So Ignatius decided he would be strong again. He insisted that the doctors saw off that ugly bump under his knee. He chained a cannonball to his short leg and spent hours each day letting it hang free, hoping the ball would stretch the leg back out to its normal size.

Back in those days, there weren't many ways to relieve pain. So this “therapy” Ignatius put himself through was probably incredibly painful and tiring. But Ignatius was a strong man.

Because he had spent all those months in his sickbed, Ignatius got bored. He asked for something to read. He was hoping for adventure books, tales that were popular back then: knights fighting for the hands of beautiful ladies, traveling to distant lands, and battling strange creatures.

But for some reason, two completely different books were brought to Ignatius. One was a book about the life of Christ, and the other was a collection of saints' stories.

Ignatius read these books. He thought about them. He was struck by the great sacrifices that the saints had made for God. He was overwhelmed by their love of Jesus.

And Ignatius thought, “Why am I using my life just for myself? These people did so much good during their time on earth. Why can't I?”

Ignatius decided that he would use the talents God had given him—his strength, his leadership ability, his bravery, and his intelligence—to serve God and God's people.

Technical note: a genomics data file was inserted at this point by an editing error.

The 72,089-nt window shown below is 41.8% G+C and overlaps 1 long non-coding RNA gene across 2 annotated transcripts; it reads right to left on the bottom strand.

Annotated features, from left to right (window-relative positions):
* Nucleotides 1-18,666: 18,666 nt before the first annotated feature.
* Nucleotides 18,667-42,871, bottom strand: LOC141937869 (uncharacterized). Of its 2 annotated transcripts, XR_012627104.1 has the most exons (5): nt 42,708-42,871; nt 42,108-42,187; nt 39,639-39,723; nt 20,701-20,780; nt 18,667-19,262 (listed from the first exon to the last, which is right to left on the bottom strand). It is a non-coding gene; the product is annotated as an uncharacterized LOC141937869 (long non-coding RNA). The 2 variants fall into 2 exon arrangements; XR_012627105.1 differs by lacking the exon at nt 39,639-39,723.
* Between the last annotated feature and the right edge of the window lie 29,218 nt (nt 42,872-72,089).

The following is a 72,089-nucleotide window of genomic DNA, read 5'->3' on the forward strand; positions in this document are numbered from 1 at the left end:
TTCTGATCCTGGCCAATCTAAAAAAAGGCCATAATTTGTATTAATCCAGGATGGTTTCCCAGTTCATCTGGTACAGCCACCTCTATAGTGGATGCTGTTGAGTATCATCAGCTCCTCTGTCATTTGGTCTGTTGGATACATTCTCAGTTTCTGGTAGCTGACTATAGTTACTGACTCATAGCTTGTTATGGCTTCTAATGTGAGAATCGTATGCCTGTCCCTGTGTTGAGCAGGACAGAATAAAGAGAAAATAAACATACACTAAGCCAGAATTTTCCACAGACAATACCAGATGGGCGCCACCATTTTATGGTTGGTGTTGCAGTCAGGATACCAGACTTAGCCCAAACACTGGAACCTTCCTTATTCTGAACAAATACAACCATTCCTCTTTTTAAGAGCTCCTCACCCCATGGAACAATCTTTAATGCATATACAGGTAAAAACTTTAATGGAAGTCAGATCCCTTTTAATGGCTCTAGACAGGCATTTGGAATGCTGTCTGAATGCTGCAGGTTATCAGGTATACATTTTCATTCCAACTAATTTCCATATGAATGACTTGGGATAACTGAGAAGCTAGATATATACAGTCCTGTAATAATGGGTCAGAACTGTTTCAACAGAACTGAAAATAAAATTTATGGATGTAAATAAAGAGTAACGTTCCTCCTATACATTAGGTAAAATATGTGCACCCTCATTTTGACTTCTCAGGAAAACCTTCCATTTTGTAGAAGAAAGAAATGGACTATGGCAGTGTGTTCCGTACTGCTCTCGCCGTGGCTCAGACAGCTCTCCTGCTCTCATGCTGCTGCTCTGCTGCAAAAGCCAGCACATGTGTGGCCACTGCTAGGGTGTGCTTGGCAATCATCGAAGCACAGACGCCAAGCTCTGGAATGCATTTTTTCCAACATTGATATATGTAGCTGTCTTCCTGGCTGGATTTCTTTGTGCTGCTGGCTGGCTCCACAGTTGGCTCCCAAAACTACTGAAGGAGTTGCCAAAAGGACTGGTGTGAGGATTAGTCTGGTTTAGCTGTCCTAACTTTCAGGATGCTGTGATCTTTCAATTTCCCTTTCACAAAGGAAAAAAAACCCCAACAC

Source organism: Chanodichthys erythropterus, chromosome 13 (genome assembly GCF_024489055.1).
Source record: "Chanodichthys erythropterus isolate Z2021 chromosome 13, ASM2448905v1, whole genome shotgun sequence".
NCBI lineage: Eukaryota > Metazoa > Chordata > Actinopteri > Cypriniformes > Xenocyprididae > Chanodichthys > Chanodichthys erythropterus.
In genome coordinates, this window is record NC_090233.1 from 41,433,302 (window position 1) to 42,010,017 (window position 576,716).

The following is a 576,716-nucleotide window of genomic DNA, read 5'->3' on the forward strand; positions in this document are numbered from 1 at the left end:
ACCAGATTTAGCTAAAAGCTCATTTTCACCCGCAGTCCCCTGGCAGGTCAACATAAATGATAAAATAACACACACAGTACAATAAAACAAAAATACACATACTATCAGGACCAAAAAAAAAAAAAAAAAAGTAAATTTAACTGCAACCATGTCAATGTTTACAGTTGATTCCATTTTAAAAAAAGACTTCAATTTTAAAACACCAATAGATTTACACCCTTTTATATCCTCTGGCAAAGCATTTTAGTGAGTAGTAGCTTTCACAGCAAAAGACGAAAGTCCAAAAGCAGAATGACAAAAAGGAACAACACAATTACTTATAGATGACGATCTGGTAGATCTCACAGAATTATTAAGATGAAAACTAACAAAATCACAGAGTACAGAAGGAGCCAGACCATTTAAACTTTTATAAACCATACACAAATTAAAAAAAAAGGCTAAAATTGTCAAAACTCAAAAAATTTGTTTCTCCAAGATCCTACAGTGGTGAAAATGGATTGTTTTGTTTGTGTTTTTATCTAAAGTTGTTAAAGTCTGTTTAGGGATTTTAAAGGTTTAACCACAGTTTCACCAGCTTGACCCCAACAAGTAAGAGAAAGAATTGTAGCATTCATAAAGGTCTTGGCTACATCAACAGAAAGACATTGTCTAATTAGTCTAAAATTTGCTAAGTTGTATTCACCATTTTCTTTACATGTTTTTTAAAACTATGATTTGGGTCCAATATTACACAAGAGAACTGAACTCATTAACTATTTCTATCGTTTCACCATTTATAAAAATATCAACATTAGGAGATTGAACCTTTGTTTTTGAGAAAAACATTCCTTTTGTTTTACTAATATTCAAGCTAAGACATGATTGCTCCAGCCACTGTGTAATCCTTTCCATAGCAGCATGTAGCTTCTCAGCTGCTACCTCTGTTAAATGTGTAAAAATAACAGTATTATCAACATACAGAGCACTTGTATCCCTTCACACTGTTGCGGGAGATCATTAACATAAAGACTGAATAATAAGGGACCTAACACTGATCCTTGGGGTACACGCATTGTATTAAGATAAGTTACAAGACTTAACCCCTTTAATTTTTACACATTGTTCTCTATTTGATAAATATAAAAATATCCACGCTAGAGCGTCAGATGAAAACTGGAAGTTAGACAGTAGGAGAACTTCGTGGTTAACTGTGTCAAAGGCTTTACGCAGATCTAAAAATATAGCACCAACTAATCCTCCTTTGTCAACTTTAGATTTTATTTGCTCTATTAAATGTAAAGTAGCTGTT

While Ignatius continued to heal, he started praying very seriously. God's peace filled his heart and assured him that he was on the right path.

When Ignatius was all healed and ready to walk and travel again, he left his home to prepare for his new life. It wasn't easy. He was 30, which was considered old in those days, and he was getting a late start in his studies for the priesthood. In those days, the Mass was said only in Latin, and Latin was the language all educated people used to communicate with each other. Ignatius didn't know a bit of Latin. So for his first Latin lessons, big, rough Ignatius had to sit in a classroom with a bunch of 10-year-old boys who were learning Latin for the first time too!

That takes a different kind of strength, doesn't it?

Ignatius continued to travel. He gathered nine friends who felt the same way he did, and together they made a promise to God. They were the founders of the Company of Jesus, also called the Jesuits.

What started with Ignatius and his nine friends grew over just a few years into a group of priests and brothers that had more than a thousand members. They used their talents to teach and preach about Jesus all over the world.

And to think it all began because one man—St. Ignatius of Loyola—was strong and brave enough to change!


from Loyola Kids Books of Saints 
by Amy Welborn © 2001

Saint Ignatius was inspired by reading about Jesus and the saints. Children can creatively learn from his experience in this fun activity


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Image credit: By ecastro (Flickr.com) [CC-BY-SA-2.0 (http://creativecommons.org/licenses/by-sa/2.0)], via Wikimedia Commons